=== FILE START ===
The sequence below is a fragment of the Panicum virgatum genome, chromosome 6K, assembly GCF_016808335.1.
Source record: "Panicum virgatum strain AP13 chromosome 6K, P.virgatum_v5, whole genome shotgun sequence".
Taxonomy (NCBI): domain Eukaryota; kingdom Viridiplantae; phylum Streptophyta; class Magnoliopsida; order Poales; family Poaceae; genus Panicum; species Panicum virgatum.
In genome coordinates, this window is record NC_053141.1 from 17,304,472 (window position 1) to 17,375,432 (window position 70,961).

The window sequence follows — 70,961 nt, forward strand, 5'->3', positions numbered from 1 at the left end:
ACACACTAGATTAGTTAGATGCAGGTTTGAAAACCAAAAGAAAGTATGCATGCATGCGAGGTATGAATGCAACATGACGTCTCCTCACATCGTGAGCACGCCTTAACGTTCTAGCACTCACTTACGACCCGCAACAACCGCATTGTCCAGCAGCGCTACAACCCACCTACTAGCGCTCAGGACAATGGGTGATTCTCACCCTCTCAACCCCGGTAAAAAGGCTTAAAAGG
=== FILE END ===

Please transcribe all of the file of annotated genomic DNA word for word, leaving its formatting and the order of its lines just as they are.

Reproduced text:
The sequence below is a fragment of the Panicum virgatum genome, chromosome 6K, assembly GCF_016808335.1.
Source record: "Panicum virgatum strain AP13 chromosome 6K, P.virgatum_v5, whole genome shotgun sequence".
Taxonomy (NCBI): domain Eukaryota; kingdom Viridiplantae; phylum Streptophyta; class Magnoliopsida; order Poales; family Poaceae; genus Panicum; species Panicum virgatum.
In genome coordinates, this window is record NC_053141.1 from 17,304,472 (window position 1) to 17,375,432 (window position 70,961).

The window sequence follows — 70,961 nt, forward strand, 5'->3', positions numbered from 1 at the left end:
ACACACTAGATTAGTTAGATGCAGGTTTGAAAACCAAAAGAAAGTATGCATGCATGCGAGGTATGAATGCAACATGACGTCTCCTCACATCGTGAGCACGCCTTAACGTTCTAGCACTCACTTACGACCCGCAACAACCGCATTGTCCAGCAGCGCTACAACCCACCTACTAGCGCTCAGGACAATGGGTGATTCTCACCCTCTCAACCCCGGTAAAAAGGCTTAAAAGG